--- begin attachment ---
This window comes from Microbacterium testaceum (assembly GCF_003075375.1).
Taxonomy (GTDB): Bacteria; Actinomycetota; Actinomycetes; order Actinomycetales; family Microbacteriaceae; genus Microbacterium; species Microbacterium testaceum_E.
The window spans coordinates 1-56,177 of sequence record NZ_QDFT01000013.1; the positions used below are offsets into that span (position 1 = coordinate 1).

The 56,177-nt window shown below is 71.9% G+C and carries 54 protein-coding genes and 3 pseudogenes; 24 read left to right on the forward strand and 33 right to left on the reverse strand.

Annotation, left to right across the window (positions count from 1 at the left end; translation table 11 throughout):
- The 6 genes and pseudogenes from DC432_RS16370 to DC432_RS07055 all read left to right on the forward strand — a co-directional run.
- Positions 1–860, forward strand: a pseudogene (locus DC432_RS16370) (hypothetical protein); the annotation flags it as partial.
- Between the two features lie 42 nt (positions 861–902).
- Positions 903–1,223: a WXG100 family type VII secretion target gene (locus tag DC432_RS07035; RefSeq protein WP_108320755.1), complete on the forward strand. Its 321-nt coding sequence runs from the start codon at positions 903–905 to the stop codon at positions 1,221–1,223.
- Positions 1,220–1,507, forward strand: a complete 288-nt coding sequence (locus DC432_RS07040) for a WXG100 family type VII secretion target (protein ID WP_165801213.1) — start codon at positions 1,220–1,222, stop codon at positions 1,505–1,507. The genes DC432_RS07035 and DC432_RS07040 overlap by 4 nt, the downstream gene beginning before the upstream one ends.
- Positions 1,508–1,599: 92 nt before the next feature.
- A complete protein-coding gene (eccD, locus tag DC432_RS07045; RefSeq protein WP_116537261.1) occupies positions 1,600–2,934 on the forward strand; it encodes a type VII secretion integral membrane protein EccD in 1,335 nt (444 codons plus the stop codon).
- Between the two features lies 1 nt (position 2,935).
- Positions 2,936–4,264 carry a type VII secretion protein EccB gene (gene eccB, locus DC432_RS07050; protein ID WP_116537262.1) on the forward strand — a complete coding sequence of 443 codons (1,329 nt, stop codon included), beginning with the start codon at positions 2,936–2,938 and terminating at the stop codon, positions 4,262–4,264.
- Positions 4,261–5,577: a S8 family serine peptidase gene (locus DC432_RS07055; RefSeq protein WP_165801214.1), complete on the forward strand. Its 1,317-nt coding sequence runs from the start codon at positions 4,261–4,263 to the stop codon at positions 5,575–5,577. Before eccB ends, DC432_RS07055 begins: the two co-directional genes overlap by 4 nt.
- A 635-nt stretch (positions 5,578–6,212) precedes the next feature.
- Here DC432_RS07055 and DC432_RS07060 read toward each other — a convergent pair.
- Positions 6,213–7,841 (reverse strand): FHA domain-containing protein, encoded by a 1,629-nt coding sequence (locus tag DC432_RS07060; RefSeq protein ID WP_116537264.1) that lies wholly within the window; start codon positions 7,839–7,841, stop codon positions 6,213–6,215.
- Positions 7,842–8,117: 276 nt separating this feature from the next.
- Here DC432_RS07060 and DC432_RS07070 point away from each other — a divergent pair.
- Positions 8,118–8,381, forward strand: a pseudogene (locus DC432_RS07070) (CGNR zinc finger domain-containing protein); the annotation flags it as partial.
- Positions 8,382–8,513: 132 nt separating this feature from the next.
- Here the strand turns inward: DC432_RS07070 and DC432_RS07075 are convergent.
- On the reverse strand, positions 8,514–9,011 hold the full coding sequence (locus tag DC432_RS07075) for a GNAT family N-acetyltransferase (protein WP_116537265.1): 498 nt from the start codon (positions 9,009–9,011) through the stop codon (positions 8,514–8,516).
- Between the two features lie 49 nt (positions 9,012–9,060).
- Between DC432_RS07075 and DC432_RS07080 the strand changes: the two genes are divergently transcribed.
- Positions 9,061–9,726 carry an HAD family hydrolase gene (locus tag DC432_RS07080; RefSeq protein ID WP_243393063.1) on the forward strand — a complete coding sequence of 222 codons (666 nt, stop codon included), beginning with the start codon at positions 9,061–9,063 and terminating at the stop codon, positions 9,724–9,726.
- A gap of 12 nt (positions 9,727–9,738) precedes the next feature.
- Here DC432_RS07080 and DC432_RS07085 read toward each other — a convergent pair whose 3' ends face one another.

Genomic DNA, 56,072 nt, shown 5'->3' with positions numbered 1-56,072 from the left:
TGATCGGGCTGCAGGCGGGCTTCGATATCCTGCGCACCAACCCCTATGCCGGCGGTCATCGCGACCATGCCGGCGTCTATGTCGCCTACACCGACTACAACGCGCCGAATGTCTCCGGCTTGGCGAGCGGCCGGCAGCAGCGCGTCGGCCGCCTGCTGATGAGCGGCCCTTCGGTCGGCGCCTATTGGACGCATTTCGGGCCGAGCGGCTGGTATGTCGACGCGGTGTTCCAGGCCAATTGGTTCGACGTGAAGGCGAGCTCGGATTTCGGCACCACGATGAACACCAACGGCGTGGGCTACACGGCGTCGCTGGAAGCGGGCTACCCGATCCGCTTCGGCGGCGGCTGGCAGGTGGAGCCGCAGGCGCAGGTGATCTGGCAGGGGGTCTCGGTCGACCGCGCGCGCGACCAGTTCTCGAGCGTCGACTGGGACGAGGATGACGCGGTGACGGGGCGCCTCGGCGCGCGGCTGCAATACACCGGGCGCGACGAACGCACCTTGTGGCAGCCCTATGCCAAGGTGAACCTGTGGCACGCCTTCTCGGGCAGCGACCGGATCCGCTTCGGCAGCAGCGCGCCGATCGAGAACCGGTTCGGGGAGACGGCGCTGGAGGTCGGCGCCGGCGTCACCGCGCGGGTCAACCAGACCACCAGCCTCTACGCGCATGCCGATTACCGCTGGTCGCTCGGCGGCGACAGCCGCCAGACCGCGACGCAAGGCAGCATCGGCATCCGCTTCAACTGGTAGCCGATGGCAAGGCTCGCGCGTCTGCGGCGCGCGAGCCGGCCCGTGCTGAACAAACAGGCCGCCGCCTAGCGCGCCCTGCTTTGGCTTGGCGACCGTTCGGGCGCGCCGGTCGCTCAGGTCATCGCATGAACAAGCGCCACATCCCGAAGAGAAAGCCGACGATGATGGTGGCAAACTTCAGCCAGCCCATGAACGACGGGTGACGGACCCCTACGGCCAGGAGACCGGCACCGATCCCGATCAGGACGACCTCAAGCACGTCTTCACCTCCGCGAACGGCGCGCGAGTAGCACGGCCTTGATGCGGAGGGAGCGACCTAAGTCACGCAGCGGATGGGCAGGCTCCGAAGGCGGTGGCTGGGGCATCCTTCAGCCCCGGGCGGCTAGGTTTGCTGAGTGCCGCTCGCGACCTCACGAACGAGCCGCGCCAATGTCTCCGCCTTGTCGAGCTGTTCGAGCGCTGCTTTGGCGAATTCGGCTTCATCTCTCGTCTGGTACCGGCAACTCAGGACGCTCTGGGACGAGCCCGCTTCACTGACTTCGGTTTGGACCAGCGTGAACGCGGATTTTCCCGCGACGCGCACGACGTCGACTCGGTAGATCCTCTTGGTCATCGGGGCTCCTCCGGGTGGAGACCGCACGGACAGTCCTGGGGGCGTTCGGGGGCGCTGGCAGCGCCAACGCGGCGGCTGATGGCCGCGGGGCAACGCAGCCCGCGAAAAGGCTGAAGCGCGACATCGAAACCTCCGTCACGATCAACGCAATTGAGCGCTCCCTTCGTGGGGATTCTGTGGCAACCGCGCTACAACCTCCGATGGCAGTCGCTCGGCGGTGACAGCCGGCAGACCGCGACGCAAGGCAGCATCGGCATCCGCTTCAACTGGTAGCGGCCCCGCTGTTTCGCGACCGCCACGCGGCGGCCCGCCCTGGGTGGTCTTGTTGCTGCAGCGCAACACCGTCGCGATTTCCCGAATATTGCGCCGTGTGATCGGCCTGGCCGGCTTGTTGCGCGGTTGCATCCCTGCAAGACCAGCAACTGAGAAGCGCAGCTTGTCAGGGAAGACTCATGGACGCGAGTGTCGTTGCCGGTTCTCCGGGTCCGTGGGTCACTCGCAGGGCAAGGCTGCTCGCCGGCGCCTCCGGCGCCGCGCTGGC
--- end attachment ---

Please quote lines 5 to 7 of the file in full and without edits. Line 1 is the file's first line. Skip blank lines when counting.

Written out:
Annotation, left to right across the window (positions count from 1 at the left end; translation table 11 throughout):
- The 6 genes and pseudogenes from DC432_RS16370 to DC432_RS07055 all read left to right on the forward strand — a co-directional run.
- Positions 1–860, forward strand: a pseudogene (locus DC432_RS16370) (hypothetical protein); the annotation flags it as partial.